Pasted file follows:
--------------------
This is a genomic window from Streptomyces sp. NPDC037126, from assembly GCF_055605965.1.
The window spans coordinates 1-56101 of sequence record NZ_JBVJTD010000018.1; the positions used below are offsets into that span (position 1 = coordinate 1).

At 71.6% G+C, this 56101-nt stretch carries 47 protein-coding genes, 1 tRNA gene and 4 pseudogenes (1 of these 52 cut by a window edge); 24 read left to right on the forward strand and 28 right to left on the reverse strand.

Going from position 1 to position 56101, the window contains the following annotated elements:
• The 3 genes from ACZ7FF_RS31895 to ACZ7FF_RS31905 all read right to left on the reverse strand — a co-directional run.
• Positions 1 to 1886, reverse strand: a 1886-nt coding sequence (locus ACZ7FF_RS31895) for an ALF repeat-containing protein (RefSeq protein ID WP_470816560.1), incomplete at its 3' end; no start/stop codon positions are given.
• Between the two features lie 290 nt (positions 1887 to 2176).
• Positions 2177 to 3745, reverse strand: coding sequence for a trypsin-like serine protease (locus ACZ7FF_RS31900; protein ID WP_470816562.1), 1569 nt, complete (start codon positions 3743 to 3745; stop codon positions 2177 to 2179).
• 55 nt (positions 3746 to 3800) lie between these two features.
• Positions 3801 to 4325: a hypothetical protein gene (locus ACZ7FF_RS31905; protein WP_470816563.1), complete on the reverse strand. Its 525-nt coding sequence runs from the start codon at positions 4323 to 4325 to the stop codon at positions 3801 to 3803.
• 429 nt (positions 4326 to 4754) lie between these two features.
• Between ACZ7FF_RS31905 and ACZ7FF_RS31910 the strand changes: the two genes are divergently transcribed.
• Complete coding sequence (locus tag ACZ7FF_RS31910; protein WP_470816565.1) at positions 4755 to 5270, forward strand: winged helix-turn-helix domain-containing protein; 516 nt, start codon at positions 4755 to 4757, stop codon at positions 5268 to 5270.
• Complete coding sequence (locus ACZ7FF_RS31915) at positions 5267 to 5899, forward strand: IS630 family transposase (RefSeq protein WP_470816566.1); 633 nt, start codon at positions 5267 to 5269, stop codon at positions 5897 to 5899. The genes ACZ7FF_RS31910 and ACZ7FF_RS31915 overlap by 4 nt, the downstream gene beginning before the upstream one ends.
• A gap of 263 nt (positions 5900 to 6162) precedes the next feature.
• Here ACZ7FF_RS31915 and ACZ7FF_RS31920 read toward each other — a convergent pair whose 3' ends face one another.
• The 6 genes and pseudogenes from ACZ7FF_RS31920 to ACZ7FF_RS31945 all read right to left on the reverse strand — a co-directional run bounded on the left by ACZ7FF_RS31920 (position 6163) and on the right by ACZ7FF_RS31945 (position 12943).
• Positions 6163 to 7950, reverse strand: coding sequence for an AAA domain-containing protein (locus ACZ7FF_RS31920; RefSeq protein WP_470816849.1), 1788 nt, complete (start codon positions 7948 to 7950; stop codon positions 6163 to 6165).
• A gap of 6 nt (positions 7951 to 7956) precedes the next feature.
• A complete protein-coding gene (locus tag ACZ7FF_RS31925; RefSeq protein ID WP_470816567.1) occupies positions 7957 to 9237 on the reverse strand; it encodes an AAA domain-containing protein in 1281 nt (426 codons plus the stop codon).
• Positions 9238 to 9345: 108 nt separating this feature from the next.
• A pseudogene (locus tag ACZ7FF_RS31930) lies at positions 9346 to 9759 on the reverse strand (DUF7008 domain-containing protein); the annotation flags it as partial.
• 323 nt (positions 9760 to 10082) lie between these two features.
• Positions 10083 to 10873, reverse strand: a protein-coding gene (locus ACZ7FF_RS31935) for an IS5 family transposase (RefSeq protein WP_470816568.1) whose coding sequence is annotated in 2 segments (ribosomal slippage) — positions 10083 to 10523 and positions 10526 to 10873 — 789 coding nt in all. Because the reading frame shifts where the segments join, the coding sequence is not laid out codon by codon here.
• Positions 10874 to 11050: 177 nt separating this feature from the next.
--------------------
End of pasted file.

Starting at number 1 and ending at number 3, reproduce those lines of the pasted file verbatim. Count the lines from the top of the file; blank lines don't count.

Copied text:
This is a genomic window from Streptomyces sp. NPDC037126, from assembly GCF_055605965.1.
The window spans coordinates 1-56101 of sequence record NZ_JBVJTD010000018.1; the positions used below are offsets into that span (position 1 = coordinate 1).

At 71.6% G+C, this 56101-nt stretch carries 47 protein-coding genes, 1 tRNA gene and 4 pseudogenes (1 of these 52 cut by a window edge); 24 read left to right on the forward strand and 28 right to left on the reverse strand.